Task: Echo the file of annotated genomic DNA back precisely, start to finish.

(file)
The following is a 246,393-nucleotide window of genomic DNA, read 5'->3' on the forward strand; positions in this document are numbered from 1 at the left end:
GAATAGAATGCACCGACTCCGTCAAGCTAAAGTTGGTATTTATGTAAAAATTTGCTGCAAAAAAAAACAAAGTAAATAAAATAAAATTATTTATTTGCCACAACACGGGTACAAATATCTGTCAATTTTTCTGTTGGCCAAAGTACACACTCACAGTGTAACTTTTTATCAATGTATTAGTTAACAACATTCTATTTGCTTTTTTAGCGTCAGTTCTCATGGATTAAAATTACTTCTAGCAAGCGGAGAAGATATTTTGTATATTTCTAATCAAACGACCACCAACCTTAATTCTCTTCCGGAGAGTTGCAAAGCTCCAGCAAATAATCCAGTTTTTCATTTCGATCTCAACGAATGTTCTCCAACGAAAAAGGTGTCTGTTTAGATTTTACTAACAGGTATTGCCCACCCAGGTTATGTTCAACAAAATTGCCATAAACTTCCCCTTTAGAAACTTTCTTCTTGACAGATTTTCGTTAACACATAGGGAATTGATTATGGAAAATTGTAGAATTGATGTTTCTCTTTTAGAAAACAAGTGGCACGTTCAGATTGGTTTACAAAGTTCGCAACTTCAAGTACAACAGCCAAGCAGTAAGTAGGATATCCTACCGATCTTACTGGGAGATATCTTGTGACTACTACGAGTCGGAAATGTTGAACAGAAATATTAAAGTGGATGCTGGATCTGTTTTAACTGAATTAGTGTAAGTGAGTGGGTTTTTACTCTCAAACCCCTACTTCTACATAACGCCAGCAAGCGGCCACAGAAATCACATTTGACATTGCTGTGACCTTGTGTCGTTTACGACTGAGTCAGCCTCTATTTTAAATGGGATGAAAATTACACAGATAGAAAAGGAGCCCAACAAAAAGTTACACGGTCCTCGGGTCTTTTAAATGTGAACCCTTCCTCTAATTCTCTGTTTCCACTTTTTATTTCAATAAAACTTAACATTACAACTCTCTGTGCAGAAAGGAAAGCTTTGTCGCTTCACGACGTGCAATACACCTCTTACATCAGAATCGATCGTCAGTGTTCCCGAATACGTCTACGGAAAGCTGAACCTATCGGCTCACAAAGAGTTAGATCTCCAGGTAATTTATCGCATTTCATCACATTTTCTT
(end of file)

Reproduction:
The following is a 246,393-nucleotide window of genomic DNA, read 5'->3' on the forward strand; positions in this document are numbered from 1 at the left end:
GAATAGAATGCACCGACTCCGTCAAGCTAAAGTTGGTATTTATGTAAAAATTTGCTGCAAAAAAAAACAAAGTAAATAAAATAAAATTATTTATTTGCCACAACACGGGTACAAATATCTGTCAATTTTTCTGTTGGCCAAAGTACACACTCACAGTGTAACTTTTTATCAATGTATTAGTTAACAACATTCTATTTGCTTTTTTAGCGTCAGTTCTCATGGATTAAAATTACTTCTAGCAAGCGGAGAAGATATTTTGTATATTTCTAATCAAACGACCACCAACCTTAATTCTCTTCCGGAGAGTTGCAAAGCTCCAGCAAATAATCCAGTTTTTCATTTCGATCTCAACGAATGTTCTCCAACGAAAAAGGTGTCTGTTTAGATTTTACTAACAGGTATTGCCCACCCAGGTTATGTTCAACAAAATTGCCATAAACTTCCCCTTTAGAAACTTTCTTCTTGACAGATTTTCGTTAACACATAGGGAATTGATTATGGAAAATTGTAGAATTGATGTTTCTCTTTTAGAAAACAAGTGGCACGTTCAGATTGGTTTACAAAGTTCGCAACTTCAAGTACAACAGCCAAGCAGTAAGTAGGATATCCTACCGATCTTACTGGGAGATATCTTGTGACTACTACGAGTCGGAAATGTTGAACAGAAATATTAAAGTGGATGCTGGATCTGTTTTAACTGAATTAGTGTAAGTGAGTGGGTTTTTACTCTCAAACCCCTACTTCTACATAACGCCAGCAAGCGGCCACAGAAATCACATTTGACATTGCTGTGACCTTGTGTCGTTTACGACTGAGTCAGCCTCTATTTTAAATGGGATGAAAATTACACAGATAGAAAAGGAGCCCAACAAAAAGTTACACGGTCCTCGGGTCTTTTAAATGTGAACCCTTCCTCTAATTCTCTGTTTCCACTTTTTATTTCAATAAAACTTAACATTACAACTCTCTGTGCAGAAAGGAAAGCTTTGTCGCTTCACGACGTGCAATACACCTCTTACATCAGAATCGATCGTCAGTGTTCCCGAATACGTCTACGGAAAGCTGAACCTATCGGCTCACAAAGAGTTAGATCTCCAGGTAATTTATCGCATTTCATCACATTTTCTT